Most waste professionals know that the amount of material collected in recycling programs differs from the amount that is eventually used in making new products - because of contamination and processing losses. Unfortunately, there are very few comprehensive accounts of how much is actually lost.
A recent study<http://onlinelibrary.wiley.com/doi/10.1111/jiec.12506/full> in Yale's Journal of Industrial Ecology quantifies this gap with rigor. The authors, from the Swiss Federal Institute of Technology, examine Switzerland, a country with both a high waste generation rate and an extensive recycling system, quantifying these differences and finding not only gaps between collection and recycling rates, but also differences with official, published rates. The study also quantifies how much occurs as closed vs. open loop recycling, another calculation rarely done for municipal recycling programs.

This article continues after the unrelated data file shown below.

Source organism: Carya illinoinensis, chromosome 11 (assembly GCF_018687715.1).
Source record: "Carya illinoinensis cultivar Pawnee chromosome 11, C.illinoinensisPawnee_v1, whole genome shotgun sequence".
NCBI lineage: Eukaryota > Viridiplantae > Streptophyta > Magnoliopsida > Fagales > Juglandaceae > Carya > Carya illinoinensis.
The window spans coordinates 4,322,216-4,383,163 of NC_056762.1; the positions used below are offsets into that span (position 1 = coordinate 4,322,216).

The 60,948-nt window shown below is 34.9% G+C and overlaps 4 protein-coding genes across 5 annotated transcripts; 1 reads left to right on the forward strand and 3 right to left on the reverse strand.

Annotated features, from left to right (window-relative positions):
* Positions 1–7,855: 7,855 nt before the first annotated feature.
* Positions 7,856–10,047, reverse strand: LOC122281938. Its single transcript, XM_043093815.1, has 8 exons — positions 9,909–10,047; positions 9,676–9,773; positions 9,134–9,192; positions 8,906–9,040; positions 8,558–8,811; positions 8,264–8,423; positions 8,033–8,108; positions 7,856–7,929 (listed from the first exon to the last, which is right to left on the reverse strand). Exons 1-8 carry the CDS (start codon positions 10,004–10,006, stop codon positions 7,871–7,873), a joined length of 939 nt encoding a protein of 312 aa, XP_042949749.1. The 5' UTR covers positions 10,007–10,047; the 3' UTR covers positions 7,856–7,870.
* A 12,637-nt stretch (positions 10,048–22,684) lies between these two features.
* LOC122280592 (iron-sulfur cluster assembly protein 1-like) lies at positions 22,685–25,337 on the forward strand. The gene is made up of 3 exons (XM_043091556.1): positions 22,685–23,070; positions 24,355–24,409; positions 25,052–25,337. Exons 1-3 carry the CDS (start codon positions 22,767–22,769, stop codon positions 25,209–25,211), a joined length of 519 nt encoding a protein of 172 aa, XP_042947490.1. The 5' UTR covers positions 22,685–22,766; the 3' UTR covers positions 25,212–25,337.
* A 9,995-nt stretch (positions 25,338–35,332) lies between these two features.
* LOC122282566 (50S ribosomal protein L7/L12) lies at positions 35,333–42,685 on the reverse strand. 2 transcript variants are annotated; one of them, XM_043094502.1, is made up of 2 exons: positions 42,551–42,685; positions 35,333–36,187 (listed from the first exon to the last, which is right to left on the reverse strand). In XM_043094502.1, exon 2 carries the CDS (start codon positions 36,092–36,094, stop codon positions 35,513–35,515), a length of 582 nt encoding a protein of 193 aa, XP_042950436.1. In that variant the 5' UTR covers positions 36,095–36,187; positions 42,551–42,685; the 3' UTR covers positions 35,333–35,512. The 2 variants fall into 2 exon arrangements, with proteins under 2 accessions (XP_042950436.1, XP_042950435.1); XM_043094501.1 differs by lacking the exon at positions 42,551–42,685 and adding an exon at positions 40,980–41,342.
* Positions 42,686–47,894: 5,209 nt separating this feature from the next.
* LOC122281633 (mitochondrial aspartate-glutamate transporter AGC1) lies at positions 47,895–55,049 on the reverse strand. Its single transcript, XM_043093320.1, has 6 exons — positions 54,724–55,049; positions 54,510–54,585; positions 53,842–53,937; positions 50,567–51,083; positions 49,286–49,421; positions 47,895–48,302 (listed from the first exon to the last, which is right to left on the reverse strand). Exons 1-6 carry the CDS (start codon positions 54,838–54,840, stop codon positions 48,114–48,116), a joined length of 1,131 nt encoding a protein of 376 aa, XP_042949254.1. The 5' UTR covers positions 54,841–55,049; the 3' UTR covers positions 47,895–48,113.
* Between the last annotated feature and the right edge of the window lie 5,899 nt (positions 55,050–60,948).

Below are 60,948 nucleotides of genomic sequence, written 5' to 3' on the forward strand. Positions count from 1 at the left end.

This analysis also has interesting implications for circular economy and zero waste strategies, raising questions about the goals of recycling: (1) - is the central goal to divert waste from disposal or to displace primary (virgin) materials in production? And (2) is the primary goal of the circular economy improving resource utilization (from secondary sources, etc.) or the minimization of environmental impact?